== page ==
THE ROAD TO LETHE – Written by Jeffrey Neuman; Directed by Betty Hart. Produced by Benchmark Theatre Company (presented at 1560 Teller St, Lakewood) through May 18. Tickets available at 303-519-9059 or 

Every theatre company in town has its own reputation, its own signature, its own modus operandi.  Curious does pieces that Miners Alley doesn’t take on; Vintage does things Firehouse wouldn’t touch; Lone Tree starts off a new season of theatre with two old favorites.  And that’s OK and as it should be to accommodate the eclectic tastes of the Denver theatre-going public.  But few in town can touch balls-to-the-wall Benchmark for bold gutsy controversial theatre pieces.  Does it mean they win with each one?  It’s up to your personal preference. 

My personal preference was a little shaky on this new piece.  Don’t get me wrong.  The actors did a fine job with the script they were given; the tech was impressive and there was an interesting story trying to be told.  It just didn’t feel quite like a cake yet.  Jeffrey Neuman is an amazing storyteller.  He did a great job of telling the story of The Headliners last year; I’ve seen several of his scripts that were interesting and enlightening pieces.  

A story drawn from Greek mythology translated into modern sensibility could have used a little pre-education in the publicity or program for those of us not well-versed in the Greek traditions. Research done after viewing the production disclosed that the road to Lethe of the title is one that needs to be crossed by the dead to forget their former life and progress into their next. Those that choose not to make that crossing stay mired in their memories and desire to return through the thin veil back to their former existences to complete unfinished business or impart a message to a loved one. Our hero in this case is Kal, a handyman mourning the loss of his brother. He is hired by three sisters to open and put together whatever is inside a huge box from Prime. The sisters compete for his time and attention using the appearance of power, wisdom and love as their tools. But what is their power? Do they display outstanding wisdom? How can love be so fraught with menace? 

Kal seems a gentle man torn between trying to put a world together as he works on creating a globe at his workbench – and – listening on the TV to a world being torn apart. Behind the thin veil that makes up the back wall of the set, we observe a man walking back and forth beside the unseen river, pondering his future choices and regretting his former acts. He ultimately makes a choice just as Kal is finished completing his task as well while none of the sisters seem to get whatever they wanted from Kal and fade into the background. I hope these observations from my viewing may make it easier for future observers to enjoy the production.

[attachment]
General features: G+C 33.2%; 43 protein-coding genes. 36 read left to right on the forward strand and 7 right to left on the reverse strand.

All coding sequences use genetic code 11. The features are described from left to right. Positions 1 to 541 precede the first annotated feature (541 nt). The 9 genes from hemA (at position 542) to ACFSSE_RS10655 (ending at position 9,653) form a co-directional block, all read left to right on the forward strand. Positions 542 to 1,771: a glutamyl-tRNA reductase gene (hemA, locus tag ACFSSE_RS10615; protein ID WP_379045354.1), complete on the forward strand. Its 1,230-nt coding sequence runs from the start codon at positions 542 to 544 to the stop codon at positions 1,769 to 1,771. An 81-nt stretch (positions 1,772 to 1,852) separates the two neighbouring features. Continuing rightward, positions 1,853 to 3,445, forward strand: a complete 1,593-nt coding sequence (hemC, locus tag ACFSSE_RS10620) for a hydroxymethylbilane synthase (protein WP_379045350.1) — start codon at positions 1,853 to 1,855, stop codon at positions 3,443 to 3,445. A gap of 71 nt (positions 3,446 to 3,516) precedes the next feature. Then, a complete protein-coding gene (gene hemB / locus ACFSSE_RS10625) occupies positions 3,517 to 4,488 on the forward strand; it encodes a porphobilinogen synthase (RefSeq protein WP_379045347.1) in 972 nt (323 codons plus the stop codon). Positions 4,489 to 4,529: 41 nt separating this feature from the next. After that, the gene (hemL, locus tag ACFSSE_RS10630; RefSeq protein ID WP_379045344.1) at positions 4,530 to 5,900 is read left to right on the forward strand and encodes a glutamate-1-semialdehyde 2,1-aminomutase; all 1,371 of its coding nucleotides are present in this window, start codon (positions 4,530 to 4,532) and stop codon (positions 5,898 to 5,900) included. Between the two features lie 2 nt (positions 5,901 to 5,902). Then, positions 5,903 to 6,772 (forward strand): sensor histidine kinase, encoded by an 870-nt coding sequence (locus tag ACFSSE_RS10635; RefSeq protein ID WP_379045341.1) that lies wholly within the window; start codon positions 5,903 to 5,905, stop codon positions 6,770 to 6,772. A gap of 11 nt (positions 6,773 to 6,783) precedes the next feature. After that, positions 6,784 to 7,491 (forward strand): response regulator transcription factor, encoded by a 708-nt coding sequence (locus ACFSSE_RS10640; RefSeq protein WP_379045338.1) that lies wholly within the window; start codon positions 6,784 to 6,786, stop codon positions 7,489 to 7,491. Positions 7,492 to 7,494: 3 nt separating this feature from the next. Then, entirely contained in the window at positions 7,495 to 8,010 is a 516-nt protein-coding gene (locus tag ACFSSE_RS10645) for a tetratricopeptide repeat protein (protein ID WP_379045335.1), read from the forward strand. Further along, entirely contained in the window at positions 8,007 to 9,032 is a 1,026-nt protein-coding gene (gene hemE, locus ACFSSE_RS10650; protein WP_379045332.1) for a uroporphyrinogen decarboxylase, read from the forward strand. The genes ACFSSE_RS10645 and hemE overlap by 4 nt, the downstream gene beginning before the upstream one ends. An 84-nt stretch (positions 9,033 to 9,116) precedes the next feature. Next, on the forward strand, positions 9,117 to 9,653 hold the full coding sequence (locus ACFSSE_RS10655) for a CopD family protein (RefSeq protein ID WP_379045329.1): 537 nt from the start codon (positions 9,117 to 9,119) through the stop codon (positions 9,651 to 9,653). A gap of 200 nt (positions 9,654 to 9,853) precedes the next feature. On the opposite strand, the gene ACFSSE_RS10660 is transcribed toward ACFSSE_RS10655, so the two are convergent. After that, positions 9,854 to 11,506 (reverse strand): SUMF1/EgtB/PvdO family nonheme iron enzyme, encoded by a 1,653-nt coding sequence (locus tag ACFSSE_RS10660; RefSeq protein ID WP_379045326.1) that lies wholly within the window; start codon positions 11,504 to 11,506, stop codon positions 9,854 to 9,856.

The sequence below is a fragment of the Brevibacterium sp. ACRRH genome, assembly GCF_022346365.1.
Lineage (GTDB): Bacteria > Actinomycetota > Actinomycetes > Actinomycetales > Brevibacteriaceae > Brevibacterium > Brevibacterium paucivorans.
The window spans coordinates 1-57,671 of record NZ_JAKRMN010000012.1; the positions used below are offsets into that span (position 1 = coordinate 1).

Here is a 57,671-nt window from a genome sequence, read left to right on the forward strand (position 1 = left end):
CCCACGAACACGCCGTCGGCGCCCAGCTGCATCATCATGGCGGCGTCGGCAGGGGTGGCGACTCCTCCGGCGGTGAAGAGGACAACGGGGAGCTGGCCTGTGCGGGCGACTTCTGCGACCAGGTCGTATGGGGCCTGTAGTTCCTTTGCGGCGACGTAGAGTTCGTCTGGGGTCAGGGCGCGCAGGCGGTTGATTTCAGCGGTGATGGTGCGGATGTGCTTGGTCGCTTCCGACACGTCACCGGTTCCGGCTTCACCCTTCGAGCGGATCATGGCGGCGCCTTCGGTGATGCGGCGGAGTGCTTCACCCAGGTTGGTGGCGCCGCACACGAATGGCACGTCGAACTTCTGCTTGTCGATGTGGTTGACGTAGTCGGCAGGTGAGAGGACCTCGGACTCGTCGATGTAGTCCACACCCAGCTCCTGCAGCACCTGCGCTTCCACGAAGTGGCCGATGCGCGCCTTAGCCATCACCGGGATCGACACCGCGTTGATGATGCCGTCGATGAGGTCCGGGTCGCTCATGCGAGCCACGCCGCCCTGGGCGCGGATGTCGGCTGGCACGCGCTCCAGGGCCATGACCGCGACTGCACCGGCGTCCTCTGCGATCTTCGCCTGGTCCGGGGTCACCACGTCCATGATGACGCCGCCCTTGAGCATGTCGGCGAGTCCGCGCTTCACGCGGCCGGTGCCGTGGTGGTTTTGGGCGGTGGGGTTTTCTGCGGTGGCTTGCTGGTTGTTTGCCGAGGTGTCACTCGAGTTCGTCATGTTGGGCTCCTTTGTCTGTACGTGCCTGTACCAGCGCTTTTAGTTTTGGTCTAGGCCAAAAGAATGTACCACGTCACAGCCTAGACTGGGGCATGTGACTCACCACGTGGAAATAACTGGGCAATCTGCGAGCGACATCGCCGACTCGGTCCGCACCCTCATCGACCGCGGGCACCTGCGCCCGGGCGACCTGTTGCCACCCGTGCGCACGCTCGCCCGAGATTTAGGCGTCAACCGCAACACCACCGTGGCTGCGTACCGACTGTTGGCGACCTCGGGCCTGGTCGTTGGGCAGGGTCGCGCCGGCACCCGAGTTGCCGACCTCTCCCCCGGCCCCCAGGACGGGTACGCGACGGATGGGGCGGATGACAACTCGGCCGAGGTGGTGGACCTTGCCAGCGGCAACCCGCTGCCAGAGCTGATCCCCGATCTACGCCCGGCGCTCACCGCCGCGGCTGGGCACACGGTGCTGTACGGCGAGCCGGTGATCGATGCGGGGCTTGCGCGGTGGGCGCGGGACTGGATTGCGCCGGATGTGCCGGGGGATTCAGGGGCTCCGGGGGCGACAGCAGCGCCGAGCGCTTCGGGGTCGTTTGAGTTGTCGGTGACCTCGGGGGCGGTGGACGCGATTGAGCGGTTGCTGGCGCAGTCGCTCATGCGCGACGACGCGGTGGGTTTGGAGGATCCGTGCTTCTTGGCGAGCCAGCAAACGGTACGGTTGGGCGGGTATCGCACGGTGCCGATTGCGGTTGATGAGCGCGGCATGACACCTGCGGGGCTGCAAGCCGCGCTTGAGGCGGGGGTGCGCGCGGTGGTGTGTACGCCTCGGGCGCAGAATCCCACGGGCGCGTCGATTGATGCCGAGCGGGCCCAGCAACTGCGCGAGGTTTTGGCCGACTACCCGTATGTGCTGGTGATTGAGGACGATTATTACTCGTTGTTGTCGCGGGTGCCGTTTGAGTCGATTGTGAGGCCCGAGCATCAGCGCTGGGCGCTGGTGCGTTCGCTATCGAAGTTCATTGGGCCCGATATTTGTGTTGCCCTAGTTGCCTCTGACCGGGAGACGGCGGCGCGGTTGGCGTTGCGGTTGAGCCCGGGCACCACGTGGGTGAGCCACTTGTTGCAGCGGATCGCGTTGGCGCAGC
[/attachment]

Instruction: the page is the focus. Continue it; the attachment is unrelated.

Kal is created by Arthur McFarlane III, a welcome new face on the Denver scene. It seems he has filtered his own personality into his stage character because of the quiet way he talks and the deliberation with which he tackles his construction project. He never gets upset yet seems to be a man carrying a heartfelt burden. eden origin puts down his dancing shoes (almost) to take on a serious role as a soul torn by indecision and regret. It’s a little hard to imagine Arthur’s gentle giant and eden’s pixie like persona being related, but they make it happen.  

The three sisters are portrayed by Christine Kahane, Barbara Porreca, and Jennifer Condreay – all three talented and dedicated actresses. Again, while in appearance they are unlikely family siblings, they bond together to teach and reach Kal with their life lessons. Barbara wields her candy like a scepter; Jennifer creates a stately teacher who enjoys a lesson in the use of power tools while Christine seduces with her overwhelming empathy. 

The set designed by Tina Anderson, while simple, creates a realistic living room on the border of eternity. Some startling and effective sound and lighting effects were designed by Marc Stith and Neil Truglio. Susan Rahmsdorff-Terry did her usual fine job on finding authentic clothing for the actors. Whoever found that giant box from Prime did a heck of a job with props. Good job, either Colby Bleicher or Haley Johnson. 

Two weeks left in this run. Please share your personal observations about this production in the comment section. I’m truly interested in what you thought. 

A WOW factor of 8.25!! 

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